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August 2022 Issue
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Patagonia Nano-Air Hoody



Our Rating:

Best for warmth and wind- shedding on-the-go

At a glance
 Very comfortable, stretch fit, stylish
Minuses: Expensive

318g (m), 269g (w)

Features: This is a partially windproof, highly breathable, insulated shell designed for active use. A high stretch polyester shell and lining encase Patagonia’s FullRange synthetic insulation, which is throughout the garment, including the hood. There are two handwarmer pockets and a generous chest pocket into which the jacket can be stuffed. A carabiner loop lets you clip it to a harness. Both fabric and lining are partly recycled. It’s super light and packs up small. 

Fit: It’s a stylish jacket designed to be close-fitting. I’m a small in most brands and a small in this fitted me perfectly, with just enough room for a thick mid-layer underneath. The sleeves are cut close with a stretchy cuff, but are not restrictive, being long and loose. The stretchy hood is snug-fitting and can be removed without undoing the zip. 

Comfort: In a nutshell, this jacket is so comfortable that once it’s on you won’t want to take it off. Thanks to a combination of stretch fabrics, non-restrictive cut and a very soft micro-textured inner face and a cosy, but not bulky, insulation, it begs to be worn all day. It’s your own portable microclimate.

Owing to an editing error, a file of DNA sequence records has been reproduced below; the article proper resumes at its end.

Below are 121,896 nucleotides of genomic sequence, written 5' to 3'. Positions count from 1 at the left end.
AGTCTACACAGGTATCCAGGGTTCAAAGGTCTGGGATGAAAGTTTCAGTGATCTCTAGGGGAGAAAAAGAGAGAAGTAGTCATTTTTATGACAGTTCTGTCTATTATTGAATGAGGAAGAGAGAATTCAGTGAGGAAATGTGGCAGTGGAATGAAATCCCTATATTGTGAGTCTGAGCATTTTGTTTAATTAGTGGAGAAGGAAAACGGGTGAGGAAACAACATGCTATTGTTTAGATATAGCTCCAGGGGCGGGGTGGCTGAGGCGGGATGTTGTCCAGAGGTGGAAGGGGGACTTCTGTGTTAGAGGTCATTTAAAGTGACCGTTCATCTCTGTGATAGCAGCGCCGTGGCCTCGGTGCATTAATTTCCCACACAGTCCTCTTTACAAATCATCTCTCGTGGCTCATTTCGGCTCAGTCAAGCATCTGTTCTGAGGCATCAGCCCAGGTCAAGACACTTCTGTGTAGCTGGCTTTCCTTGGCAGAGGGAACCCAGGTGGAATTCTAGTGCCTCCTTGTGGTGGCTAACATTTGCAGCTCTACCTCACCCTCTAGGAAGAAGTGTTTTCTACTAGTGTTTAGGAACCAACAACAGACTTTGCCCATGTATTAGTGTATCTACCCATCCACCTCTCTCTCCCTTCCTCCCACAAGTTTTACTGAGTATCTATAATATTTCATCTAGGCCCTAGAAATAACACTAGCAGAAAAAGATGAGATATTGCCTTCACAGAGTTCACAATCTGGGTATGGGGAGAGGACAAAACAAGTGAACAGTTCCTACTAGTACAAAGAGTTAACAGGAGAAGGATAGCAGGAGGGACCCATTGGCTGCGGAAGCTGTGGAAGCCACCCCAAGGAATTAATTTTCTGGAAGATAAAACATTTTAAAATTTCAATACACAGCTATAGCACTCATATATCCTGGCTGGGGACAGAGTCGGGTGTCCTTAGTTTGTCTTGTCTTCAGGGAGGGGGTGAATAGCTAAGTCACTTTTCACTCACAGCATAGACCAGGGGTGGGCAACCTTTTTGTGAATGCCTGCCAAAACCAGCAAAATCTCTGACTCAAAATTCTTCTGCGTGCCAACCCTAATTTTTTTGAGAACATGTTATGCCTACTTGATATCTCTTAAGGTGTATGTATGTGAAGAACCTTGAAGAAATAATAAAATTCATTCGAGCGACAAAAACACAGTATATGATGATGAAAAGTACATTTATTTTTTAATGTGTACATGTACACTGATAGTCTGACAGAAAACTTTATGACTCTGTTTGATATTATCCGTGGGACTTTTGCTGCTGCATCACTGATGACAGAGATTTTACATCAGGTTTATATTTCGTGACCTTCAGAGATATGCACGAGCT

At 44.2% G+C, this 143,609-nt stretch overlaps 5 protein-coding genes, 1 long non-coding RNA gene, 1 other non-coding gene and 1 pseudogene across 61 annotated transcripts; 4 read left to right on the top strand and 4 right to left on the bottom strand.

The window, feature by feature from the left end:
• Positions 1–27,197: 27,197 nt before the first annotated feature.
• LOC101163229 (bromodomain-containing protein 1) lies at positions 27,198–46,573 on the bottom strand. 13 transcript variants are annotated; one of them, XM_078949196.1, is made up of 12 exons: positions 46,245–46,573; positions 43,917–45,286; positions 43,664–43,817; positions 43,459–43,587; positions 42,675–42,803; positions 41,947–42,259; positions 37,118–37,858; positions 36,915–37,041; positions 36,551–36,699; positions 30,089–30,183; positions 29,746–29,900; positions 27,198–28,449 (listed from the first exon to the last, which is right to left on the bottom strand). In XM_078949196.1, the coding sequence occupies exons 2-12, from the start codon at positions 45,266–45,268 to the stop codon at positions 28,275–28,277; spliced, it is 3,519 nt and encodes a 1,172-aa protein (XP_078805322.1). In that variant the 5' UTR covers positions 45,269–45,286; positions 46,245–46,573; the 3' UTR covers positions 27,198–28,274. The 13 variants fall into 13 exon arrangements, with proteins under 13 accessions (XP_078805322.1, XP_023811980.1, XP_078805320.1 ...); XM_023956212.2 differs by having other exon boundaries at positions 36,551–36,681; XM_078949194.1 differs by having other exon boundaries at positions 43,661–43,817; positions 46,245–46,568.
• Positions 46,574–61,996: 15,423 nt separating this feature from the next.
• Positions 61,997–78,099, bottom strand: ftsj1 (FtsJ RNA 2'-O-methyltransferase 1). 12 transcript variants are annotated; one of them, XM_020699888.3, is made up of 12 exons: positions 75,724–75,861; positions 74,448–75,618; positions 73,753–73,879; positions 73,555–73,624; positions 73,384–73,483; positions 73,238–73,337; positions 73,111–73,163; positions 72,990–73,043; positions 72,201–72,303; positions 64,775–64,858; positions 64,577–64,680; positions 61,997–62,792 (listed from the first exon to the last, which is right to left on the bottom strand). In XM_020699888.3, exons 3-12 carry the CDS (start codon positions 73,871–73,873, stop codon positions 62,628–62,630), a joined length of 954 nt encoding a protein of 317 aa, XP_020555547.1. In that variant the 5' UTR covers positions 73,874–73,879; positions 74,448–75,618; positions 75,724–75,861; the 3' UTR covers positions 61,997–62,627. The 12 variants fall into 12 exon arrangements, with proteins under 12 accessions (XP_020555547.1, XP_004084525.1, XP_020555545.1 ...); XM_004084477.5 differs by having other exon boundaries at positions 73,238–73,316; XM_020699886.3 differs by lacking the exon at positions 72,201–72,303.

In use: After using the Nano-Air for about a month it’s become a go-to jacket, even during a Christchurch winter when you might expect to want something thicker. On a trip over the Paparoa Track in June, I took the Nano-Air and a down jacket but the Nano did the job so well that I never pulled the downie out of my pack. I’ve worn it over a base layer as an extra warm and windproof mid-layer, and also over a fleece mid-layer like you would a down jacket.  I’d wear it walking to the crag and inbetween climbs, for day and overnight tramps outside of winter and on day rides or touring when I want a warm jacket during breaks or in cold wind. But don’t expect it to be as wind resistant as a hard shell, or a dedicated windproof, because it is built to breathe. 

Value: At $499 the Nano-Air is expensive, but it is high-end and relatively unique with versatility and comfort that few other garments can match. 

Verdict: This jacket’s optimal niche is probably when worn over a base layer as a windproof and highly breathable mid-layer; it’s warm enough to stave off the cold, and a chilling breeze, but not so much that you overheat. Doubled with a fleece jacket you’ll have a very warm combo, but for the coldest weather, or non-active use, a warmer jacket would be called for.